Directed with a sharp eye for intention by the talented Matthew Warchus (Old Vic In Camera’s Three Kings), the tightness of the intimate talk sinks in deeper and deeper with each deliberate monologue as the story floats its way around the most remote corners of Wales, Scotland and Ireland. Hardy is attempting to heal those who come wishing to be healed, while his wife Grace, played with such edgy dimension and purpose by Indira Varma (NT’s Man and Superman), suffers the sharpness of his twisted talent. Her sly smile and nervous frailty tearing into her very skin, embodies the squaller and neediness that lives and breathes inside her, buried on the side of the road. Her wounds sting forth, even as she states all that she is thankful for, and even though “of course, you’ve had a traumatic experience”she, over and done with, is stalled inside her own bloody pained recovery. It’s a compellingly smart performance, one that dodges the overly dramatic, while finding the conflicting pain and engagement within that quiet seat on that empty stage.
Hardy’s manager, Teddy, played dynamically by the amazing David Threlfall (Young Vic’s Skellig) fills out the inconsistencies embedded within his own delicately slurred delivery, finding a force within every gulp that delivers, as he systematically bats away tears, heart break, and wonder. He finds an energy that gets livelier and livelier as the story digs in, but “however he said it, it sounded like the whole world” crashing down and falling apart before our very eyes. He sheds his own nomadic loving light on the telling of this tale, finding a purposefully intact mannerism that breathes such energy and light into the way he says “fantastic.” It’s a masterful portrayal of loss and the struggle of life on the road, but it doesn’t end with him. He teases us, in a way, with his modest haphazard memories, guiding us down a path that is as if to say, I’m going to show you how it all ends, but then he doesn’t. He leads us up and around the back of the lounge, finding a shifty way to return us into the hands of the utterly great Sheen as the modestly fantastic Faith Healer, as he stumbles knowingly into the frey. The snippets entangle us, maddeningly coaxing our curious senses about that electric and tense last night in Ireland, his homecoming, as the web of the fourth and final act are played out. This is epic storytelling by all on board, leading us helplessly into the irreconcilable violent light at the end of a dark glaring tunnel.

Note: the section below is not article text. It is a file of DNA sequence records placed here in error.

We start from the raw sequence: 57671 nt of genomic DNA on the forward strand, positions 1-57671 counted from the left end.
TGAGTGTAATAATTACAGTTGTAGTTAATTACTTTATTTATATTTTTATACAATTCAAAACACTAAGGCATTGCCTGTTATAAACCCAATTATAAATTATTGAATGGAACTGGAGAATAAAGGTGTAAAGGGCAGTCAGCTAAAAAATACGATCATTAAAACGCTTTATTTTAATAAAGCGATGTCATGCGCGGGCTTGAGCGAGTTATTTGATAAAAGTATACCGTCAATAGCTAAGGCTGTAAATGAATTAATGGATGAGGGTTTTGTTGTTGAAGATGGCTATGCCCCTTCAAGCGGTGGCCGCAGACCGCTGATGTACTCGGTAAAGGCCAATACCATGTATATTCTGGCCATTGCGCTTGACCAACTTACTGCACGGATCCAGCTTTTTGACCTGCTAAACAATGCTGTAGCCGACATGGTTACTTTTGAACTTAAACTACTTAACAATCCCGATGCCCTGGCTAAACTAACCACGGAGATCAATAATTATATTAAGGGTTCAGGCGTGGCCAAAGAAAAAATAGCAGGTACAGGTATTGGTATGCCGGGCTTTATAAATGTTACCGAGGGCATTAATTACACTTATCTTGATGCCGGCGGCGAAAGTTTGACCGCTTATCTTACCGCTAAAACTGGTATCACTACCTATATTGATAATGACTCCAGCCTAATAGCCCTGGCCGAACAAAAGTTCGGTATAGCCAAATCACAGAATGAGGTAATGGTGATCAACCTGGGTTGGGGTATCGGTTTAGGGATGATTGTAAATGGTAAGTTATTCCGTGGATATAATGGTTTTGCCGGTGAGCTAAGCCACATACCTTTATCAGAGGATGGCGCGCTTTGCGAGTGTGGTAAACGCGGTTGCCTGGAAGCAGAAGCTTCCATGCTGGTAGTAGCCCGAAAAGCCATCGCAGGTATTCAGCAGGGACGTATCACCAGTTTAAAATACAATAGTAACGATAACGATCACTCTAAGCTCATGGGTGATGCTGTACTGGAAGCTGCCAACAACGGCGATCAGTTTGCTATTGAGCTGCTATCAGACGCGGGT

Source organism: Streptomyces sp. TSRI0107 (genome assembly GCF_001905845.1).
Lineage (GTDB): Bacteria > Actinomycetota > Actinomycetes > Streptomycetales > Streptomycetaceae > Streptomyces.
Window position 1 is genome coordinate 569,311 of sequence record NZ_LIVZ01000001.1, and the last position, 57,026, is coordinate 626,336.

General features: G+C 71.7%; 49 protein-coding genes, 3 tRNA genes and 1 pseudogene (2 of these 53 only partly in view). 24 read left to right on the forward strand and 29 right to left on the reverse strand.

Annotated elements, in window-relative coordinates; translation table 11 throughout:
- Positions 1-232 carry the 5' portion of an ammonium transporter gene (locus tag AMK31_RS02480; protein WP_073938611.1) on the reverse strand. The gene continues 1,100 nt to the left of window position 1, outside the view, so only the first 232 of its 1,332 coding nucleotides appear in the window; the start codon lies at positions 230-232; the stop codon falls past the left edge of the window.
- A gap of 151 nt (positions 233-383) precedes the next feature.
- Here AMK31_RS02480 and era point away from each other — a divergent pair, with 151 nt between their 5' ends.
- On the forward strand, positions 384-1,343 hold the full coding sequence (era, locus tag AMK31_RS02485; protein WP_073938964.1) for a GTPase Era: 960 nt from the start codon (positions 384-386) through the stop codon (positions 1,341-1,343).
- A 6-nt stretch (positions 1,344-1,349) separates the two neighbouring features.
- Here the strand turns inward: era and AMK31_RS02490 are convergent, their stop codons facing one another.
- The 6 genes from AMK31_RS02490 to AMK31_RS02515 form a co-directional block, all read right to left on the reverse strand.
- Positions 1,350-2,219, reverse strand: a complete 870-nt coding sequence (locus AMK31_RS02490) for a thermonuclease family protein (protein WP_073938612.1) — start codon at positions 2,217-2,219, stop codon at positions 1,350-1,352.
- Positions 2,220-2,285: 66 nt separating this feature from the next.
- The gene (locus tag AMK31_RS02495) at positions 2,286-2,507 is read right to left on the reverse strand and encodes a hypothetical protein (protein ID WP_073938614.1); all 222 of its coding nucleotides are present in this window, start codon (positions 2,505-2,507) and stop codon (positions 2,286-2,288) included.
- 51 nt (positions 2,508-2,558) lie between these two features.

One couldn’t hope for more from the captivating four-cornered tryptic tale. This struggling complicated man renouncing all chance of healing himself or those around him captivates. It’s a winding treacherous road that we are led down, solidly designed by Rob Howell, with lighting by Tim Lutkin & Sarah Baker, with Simon Baker doing magic with the video and sound broadcast, one that we won’t forget. The Old Vic has delivered us a soul-enriching healing, much like what Francis Hardy promises to his enraptured audience, but this time, as with the two other In Camera productions before it, Lungs and Three Kings, the live theatre magic works miracles for all that is watching.
Director Matthew Warchus
Design Rob Howell
Lighting Tim Lutkin & Sarah Brown
Broadcast Sound & Video Simon Baker
Casting Jessica Ronane CDG
Dialect Penny Dyer
Associate Director Katy Rudd
Company Stage Manager Robbie Cullen
Deputy Stage Manager Maria Gibbons
Head of Lighting Andrew Stuttard
Camera Operator Josh Reeves
Stage technician/Camera Assistant Aran Morrison
Sound & Video Operator James Percival